BloomingPaws Grooming Salon share why it’s important to maintain a healthy skin and coat after pets leave our salon.
Double-coated dogs have two layers of fur:
A harsh topcoat and a soft undercoat. These two coats grow independently of one another and to different lengths. The soft undercoat is shorter and grows much faster than the topcoat. The undercoat sheds and is released twice a year. The topcoat is longer, and tends to grow slower than the undercoat. We advise against shaving any breeds that have a double coat.
Double-Coated Breeds Include:
- Golden and Labrador Retrievers
- German and Australian Shepherds
- Siberian Huskies
- Great Pyrenees
- Border Collies
- Cavalier King Charles
Reasons you should NOT shave double-coated dogs:
- It creates possible skin problems. Your dog could develop razor burn, hot spots, and/or irritated skin due to excessive licking and scratching following their groom.
- It does not make dogs shed less. Double-coated dogs shed their undercoat twice a year and the rest of the shedding is normal hair turn over, seen in all animals with hair, including ourselves. Shaving can seem to help shedding but it is a temporary fix, and the dog still sheds they are just shorter hairs.
- It damages the condition of the topcoat and the cycle of the hair, making the shedding times unpredictable and in some cases, never ending. The topcoat can take up to two years to fully grow back. Severe cases lead to alopecia, which means that the topcoat may not grow back to normal length or it may not grow back at all in some spots, causing patches. This can also require that you continue shaving your dog for the rest of its life.
- It alters their metabolism. The undercoat provides warmth in the winter and cools them in the summer. If your dog has a well groomed coat, with no dead/loose undercoat, the coat keeps your dog warm in the winter by providing insulation and keeps the dog’s skin dry. In the summer, it provides a sort of air conditioning system. Removing loose undercoat allows air to get to the skin making them much cooler, while keeping the top coat prevents heat/sun from reaching the skin.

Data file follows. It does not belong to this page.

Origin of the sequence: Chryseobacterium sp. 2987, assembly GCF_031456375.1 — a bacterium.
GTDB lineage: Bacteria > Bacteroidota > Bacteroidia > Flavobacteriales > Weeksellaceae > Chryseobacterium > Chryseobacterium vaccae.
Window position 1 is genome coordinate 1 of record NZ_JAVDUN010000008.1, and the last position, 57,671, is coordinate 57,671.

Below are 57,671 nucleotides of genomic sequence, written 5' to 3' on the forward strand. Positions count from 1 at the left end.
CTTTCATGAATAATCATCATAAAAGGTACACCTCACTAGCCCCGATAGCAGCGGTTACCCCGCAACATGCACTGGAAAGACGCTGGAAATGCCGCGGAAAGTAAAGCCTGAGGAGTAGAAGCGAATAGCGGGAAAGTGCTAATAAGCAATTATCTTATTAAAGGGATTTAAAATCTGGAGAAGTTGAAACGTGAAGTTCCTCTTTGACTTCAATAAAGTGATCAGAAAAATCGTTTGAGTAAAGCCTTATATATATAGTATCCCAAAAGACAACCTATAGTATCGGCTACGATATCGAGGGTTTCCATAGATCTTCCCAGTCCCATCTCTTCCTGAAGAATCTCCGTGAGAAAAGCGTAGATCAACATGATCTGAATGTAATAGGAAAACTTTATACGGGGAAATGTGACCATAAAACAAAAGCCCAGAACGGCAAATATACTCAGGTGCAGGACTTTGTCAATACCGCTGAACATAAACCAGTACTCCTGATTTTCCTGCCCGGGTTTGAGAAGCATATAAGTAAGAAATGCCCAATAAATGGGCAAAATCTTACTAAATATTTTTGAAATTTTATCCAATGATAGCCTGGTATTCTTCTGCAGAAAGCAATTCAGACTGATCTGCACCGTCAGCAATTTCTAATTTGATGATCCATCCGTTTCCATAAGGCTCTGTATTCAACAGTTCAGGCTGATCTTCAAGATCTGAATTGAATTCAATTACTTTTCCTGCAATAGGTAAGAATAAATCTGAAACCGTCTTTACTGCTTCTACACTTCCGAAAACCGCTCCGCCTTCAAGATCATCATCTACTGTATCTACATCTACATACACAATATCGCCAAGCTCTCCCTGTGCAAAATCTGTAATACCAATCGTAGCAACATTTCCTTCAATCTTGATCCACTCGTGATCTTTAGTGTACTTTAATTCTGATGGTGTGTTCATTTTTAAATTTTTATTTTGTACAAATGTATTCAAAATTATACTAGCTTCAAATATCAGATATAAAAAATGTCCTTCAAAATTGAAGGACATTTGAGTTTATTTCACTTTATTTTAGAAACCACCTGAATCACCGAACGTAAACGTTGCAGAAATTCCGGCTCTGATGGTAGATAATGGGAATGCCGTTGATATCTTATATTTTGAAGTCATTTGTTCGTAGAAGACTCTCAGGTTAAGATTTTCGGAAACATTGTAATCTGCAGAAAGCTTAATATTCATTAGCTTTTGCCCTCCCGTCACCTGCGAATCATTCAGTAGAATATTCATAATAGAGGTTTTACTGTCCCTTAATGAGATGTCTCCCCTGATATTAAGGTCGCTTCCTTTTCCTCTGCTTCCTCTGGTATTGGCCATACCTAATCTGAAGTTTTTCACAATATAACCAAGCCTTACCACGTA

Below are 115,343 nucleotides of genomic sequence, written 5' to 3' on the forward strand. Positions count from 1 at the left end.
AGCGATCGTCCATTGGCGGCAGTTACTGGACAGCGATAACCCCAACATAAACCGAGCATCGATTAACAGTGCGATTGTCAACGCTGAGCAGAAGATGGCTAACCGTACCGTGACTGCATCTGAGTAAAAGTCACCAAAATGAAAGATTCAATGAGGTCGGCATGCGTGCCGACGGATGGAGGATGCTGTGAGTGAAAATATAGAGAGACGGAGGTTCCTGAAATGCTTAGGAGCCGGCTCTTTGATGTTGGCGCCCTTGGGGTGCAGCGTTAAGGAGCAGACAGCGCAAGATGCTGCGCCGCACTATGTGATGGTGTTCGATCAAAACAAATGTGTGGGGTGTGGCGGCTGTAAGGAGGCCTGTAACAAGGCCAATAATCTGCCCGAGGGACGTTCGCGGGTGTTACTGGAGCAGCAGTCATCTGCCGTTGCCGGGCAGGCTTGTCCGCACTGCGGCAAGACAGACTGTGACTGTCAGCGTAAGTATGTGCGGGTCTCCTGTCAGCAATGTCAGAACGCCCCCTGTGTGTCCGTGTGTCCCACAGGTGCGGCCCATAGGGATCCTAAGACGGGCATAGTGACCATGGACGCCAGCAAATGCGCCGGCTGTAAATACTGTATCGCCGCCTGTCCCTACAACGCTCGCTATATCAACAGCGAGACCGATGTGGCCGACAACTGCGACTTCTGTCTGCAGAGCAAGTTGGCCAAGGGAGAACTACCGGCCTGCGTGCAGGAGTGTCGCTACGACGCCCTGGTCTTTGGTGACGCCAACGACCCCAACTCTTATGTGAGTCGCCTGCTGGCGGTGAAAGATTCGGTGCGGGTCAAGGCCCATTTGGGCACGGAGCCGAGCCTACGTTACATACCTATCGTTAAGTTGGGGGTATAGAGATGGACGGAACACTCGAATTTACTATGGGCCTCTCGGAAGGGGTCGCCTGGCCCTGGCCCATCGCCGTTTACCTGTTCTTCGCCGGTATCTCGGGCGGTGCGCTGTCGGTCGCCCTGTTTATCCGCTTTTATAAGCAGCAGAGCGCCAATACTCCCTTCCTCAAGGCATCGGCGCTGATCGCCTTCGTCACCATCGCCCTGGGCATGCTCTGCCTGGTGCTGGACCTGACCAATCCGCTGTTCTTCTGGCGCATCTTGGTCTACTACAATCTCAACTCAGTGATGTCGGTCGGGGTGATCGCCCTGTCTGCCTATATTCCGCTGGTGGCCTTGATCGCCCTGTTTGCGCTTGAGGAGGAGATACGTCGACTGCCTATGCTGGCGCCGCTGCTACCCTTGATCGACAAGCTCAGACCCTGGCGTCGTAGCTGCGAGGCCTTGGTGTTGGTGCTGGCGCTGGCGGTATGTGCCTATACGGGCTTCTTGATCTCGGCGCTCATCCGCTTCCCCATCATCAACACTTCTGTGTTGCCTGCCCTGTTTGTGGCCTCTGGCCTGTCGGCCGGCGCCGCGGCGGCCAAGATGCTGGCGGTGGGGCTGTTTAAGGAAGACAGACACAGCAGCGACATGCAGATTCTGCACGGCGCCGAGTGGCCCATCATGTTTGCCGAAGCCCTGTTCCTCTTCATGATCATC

- If your dog lives outdoors, you may shave a strip on their belly. This allows them to lay on cool surfaces to receive maximum coolness.
- Your dog becomes susceptible to sunburn and skin cancer. Shaved skin is exposed to sun rays and too much sun exposure can be very harmful. Precautions such as clothing and/or sunscreen must be taken to protect their skin.
If your dog isn’t shaved or severely matted, his/her coat will regulate temperature.
Shed-less Treatments are an effective alternative.
- Our Shed-less Treatment works best on double-coated breeds. This treatment will provide your pet with the best hair/skin care and also help reduce your pets shedding up to 90%, if used regularly over time.
- Professional grooming on a regular basis will remove the dead/loose undercoat and reduce the amount of shedding. For the average double-coated dog, we recommend daily brushing and monthly baths. The best type of grooming is a vigorous undercoat raking with special tools offered at your groomer.
Exceptions for when you should shave a double-coated dog:
- Your dog is a swimmer.
- Too matted to brush. The most humane way to remove matting is to shave the coat, and start over.
- Too old or sick to tolerate thorough and/or regular brushing. If your dog is not healthy enough for the necessary grooming, it may be the best and least stressful way to remove the coat.
- Fleas and ticks are easier to spot. If your furry friend loves to spend time outside, it can make removing fleas and ticks much easier. Shaving will make their skin susceptible to injury; however, the alternative can be worse.
- Your dog is prone to hot spots, fungal or bacterial conditions. Allowing the skin to fully breath can help prevent these issues, as well as aiding in the healing of any already existing infections.
- Aid with your allergies. If you are allergic to your pet’s dander, shaving close to the skin can help baths be more successful at removing the dander, rather than it being trapped in the fur. This will not reduce the amount of dander produced, so regular grooming is needed to be successful.
- Owner lifestyle. If you do not have the time or means for the proper grooming, then a shave will be better then matting.
It is important to weigh all relevant factors before shaving a double-coated dog. If in doubt, ask your veterinarian to discuss whether shaving is a good option for your pet.